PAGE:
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Steering Gear Ball Returns
#791423 Sun Oct 23 2011 05:03 AM
Joined: Mar 2010
Posts: 705
B
Curmudgeon
I believe the master parts list show these in section 6.842 as a "guide" and are part number 267542. I think they are also called a bearing track. I'm trying to repair my 54 3100 steering gear box. Anyone know where I can find these?

Re: Steering Gear Ball Returns
buoymaker #791478 Sun Oct 23 2011 02:41 PM
Joined: Sep 2001
Posts: 31,343
Bubba

Most likely your best bet is to place a Want Ad in the Swap Meet. Hope that someone took a unit apart for other parts and kept the spare parts.


Tim
1954Advance-Design.com [1954advance-design.com]
1954 3106 Carryall Suburban [stovebolt.com] - part of the family for 49 years
1954 3104 5-window pickup w/Hydra-Matic [1954advance-design.com] - part of the family for 15 years
- If you have to stomp on your foot-pedal starter, either you, or your starter, or your engine, has a problem.
- The 216 and early 235 engines are not "splash oilers" - this is a splash oiler. [chevy.oldcarmanualproject.com]
Re: Steering Gear Ball Returns
buoymaker #793159 Fri Oct 28 2011 10:14 PM
Joined: Mar 2010
Posts: 705
B
Curmudgeon
tclederman thanks for your response. I just received some NOS. I did a search and found a company called Olds Obsolete (Stevensville, Montana) on the Internet. I put in an order and it was delivered quickly. I believe the steering box was damaged when my truck was winched up on a RollBack. The tires were flat and rotten at the time.

Re: Steering Gear Ball Returns
buoymaker #793325 Sat Oct 29 2011 01:49 PM
Joined: Sep 2001
Posts: 31,343
Bubba
bouymaker,

What a good website. Thanks for the information. Here is a link to that company:

http://174.120.2.37/about-us

Besides having a nice list of NOS parts, they also list muffler bearings.

Let us know how your steering box rebuild turns out. Did you get new ball-bearings? I will be doing my first steering-box rebuild over the winter.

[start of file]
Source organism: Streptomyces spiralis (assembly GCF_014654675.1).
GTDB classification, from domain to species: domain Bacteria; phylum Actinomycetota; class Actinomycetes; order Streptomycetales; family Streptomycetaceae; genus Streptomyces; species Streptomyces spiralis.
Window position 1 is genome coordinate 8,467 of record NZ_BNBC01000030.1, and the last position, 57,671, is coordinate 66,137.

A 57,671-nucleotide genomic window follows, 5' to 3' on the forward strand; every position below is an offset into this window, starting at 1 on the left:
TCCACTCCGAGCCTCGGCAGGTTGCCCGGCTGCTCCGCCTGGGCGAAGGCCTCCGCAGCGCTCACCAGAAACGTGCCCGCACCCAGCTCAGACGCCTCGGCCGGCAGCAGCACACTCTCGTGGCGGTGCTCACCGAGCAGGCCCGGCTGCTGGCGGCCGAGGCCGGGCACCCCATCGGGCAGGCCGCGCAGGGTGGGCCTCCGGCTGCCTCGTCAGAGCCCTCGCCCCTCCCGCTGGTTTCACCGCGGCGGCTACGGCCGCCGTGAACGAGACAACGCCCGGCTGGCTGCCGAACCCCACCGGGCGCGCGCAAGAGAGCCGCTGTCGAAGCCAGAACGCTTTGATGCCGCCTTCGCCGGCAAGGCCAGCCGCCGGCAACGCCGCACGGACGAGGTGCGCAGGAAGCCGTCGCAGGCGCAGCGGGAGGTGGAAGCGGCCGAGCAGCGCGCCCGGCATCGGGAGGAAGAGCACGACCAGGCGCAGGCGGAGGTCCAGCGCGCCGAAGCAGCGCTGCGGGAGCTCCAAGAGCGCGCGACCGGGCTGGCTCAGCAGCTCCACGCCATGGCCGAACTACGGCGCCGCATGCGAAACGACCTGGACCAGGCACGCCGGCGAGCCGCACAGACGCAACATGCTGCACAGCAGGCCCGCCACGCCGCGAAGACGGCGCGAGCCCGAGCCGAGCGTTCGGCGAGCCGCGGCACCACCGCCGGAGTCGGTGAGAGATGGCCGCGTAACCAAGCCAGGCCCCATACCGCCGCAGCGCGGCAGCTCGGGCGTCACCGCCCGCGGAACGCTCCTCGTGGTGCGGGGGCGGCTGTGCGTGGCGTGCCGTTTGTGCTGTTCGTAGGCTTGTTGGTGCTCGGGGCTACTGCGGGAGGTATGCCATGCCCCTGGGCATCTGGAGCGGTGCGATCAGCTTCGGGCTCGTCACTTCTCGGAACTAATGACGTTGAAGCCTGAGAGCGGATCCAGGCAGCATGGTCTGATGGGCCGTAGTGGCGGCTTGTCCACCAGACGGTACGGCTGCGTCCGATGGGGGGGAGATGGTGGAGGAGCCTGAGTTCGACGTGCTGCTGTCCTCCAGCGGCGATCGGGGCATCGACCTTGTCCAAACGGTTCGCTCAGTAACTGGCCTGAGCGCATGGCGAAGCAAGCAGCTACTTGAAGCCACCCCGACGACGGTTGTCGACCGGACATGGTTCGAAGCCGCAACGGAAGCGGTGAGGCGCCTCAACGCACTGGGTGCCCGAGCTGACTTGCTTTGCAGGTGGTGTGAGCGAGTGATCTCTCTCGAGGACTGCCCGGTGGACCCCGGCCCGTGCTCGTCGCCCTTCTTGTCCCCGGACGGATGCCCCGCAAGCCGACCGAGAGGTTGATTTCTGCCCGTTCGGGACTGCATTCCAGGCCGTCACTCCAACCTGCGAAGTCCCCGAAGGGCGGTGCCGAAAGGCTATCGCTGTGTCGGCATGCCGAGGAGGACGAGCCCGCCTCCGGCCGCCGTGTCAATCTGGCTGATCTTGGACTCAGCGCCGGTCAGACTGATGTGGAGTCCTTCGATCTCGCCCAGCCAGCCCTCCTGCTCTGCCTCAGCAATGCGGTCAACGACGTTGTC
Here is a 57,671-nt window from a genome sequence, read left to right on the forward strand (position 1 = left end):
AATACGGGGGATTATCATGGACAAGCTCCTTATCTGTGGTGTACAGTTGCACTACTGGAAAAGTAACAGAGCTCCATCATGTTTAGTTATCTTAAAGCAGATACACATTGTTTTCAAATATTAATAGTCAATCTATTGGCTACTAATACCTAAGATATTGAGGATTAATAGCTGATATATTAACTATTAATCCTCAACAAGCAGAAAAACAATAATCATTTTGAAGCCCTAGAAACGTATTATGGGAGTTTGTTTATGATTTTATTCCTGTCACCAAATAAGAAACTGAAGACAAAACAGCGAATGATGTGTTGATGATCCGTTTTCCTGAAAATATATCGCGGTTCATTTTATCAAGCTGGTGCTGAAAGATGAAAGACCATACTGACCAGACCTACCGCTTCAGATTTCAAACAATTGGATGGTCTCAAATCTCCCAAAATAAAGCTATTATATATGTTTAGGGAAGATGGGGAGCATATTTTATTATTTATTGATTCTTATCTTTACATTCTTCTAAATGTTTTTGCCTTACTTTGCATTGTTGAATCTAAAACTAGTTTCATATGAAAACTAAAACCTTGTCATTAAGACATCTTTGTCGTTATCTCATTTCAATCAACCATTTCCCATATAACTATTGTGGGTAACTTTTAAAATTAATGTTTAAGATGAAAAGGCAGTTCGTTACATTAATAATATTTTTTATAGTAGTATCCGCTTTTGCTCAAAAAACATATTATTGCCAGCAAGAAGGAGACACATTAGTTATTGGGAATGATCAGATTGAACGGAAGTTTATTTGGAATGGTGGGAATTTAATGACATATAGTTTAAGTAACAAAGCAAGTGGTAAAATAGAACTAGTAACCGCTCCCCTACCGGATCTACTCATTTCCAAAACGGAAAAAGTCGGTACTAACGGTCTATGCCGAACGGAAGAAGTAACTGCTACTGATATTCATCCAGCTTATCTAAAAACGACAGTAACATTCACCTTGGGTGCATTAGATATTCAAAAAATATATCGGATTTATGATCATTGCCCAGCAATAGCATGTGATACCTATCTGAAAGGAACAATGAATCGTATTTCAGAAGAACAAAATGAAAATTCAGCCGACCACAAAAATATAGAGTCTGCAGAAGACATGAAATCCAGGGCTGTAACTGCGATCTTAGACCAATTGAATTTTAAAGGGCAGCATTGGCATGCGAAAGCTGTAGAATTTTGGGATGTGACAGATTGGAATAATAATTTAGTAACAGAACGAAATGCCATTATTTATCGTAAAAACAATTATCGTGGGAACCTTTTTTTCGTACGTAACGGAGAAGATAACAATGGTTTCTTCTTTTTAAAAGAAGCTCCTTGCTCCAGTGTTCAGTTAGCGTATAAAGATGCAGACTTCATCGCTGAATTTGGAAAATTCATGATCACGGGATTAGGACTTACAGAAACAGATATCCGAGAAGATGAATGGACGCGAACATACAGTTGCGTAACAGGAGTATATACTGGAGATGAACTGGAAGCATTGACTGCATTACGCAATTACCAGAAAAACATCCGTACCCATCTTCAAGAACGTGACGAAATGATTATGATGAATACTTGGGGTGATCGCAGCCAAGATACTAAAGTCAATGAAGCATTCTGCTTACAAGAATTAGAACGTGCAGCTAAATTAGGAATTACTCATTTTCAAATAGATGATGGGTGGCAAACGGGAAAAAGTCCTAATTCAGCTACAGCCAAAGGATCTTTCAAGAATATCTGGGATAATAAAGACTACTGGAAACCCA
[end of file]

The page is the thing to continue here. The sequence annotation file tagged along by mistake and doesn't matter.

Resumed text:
Tim
1954Advance-Design.com [1954advance-design.com]
1954 3106 Carryall Suburban [stovebolt.com] - part of the family for 49 years
1954 3104 5-window pickup w/Hydra-Matic [1954advance-design.com] - part of the family for 15 years
- If you have to stomp on your foot-pedal starter, either you, or your starter, or your engine, has a problem.
- The 216 and early 235 engines are not "splash oilers" - this is a splash oiler. [chevy.oldcarmanualproject.com]
Re: Steering Gear Ball Returns
tclederman #793336 Sat Oct 29 2011 02:52 PM
Joined: Oct 2006
Posts: 11,766
D
'Bolter
Prices....choke, gag, take a breath, eyes bulge!!!!!
They are a bit pricy on everything that I looked at. $75 for a speedo cable, $45 for a hood
lock bolt, $95 horn relay, plastic insulator for the horn wire $30, $125 mast jacket
Bearing and on and on.
Way out of my league.
DG

Re: Steering Gear Ball Returns
Denny Graham #793339 Sat Oct 29 2011 03:01 PM
Joined: Sep 2001
Posts: 31,343
Bubba

Well, Denny, it seems that some people are even more particular than you are. They want OEM (NOS or NORS) parts and are willing to pay for it.


Tim
1954Advance-Design.com [1954advance-design.com]
1954 3106 Carryall Suburban [stovebolt.com] - part of the family for 49 years
1954 3104 5-window pickup w/Hydra-Matic [1954advance-design.com] - part of the family for 15 years
- If you have to stomp on your foot-pedal starter, either you, or your starter, or your engine, has a problem.
- The 216 and early 235 engines are not "splash oilers" - this is a splash oiler. [chevy.oldcarmanualproject.com]
Re: Steering Gear Ball Returns
tclederman #793345 Sat Oct 29 2011 03:21 PM
Joined: Mar 2005
Posts: 1,448
C
'Bolter